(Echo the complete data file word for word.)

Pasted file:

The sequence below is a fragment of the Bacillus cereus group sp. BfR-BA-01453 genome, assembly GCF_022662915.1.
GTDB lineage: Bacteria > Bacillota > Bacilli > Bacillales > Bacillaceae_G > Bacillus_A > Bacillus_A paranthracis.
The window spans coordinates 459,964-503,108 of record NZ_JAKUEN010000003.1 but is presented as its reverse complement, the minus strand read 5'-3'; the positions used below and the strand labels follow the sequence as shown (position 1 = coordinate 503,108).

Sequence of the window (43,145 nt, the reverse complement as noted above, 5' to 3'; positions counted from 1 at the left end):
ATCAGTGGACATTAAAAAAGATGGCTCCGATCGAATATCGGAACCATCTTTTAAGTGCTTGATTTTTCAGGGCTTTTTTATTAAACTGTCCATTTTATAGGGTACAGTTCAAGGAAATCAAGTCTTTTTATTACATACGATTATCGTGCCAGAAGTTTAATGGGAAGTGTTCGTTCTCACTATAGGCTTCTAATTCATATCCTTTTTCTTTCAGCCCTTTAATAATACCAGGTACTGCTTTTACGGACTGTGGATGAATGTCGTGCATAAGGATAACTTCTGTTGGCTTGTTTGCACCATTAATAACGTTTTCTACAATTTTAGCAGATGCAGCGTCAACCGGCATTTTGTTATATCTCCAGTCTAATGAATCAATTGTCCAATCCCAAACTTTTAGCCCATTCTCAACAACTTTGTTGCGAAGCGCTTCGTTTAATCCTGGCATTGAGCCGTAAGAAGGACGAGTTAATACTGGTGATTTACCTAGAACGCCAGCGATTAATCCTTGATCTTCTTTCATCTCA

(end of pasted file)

The sequence below is a fragment of the Bacillus cereus group sp. BfR-BA-01453 genome, assembly GCF_022662915.1.
GTDB lineage: Bacteria > Bacillota > Bacilli > Bacillales > Bacillaceae_G > Bacillus_A > Bacillus_A paranthracis.
The window spans coordinates 459,964-503,108 of record NZ_JAKUEN010000003.1 but is presented as its reverse complement, the minus strand read 5'-3'; the positions used below and the strand labels follow the sequence as shown (position 1 = coordinate 503,108).

Sequence of the window (43,145 nt, the reverse complement as noted above, 5' to 3'; positions counted from 1 at the left end):
ATCAGTGGACATTAAAAAAGATGGCTCCGATCGAATATCGGAACCATCTTTTAAGTGCTTGATTTTTCAGGGCTTTTTTATTAAACTGTCCATTTTATAGGGTACAGTTCAAGGAAATCAAGTCTTTTTATTACATACGATTATCGTGCCAGAAGTTTAATGGGAAGTGTTCGTTCTCACTATAGGCTTCTAATTCATATCCTTTTTCTTTCAGCCCTTTAATAATACCAGGTACTGCTTTTACGGACTGTGGATGAATGTCGTGCATAAGGATAACTTCTGTTGGCTTGTTTGCACCATTAATAACGTTTTCTACAATTTTAGCAGATGCAGCGTCAACCGGCATTTTGTTATATCTCCAGTCTAATGAATCAATTGTCCAATCCCAAACTTTTAGCCCATTCTCAACAACTTTGTTGCGAAGCGCTTCGTTTAATCCTGGCATTGAGCCGTAAGAAGGACGAGTTAATACTGGTGATTTACCTAGAACGCCAGCGATTAATCCTTGATCTTCTTTCATCTCA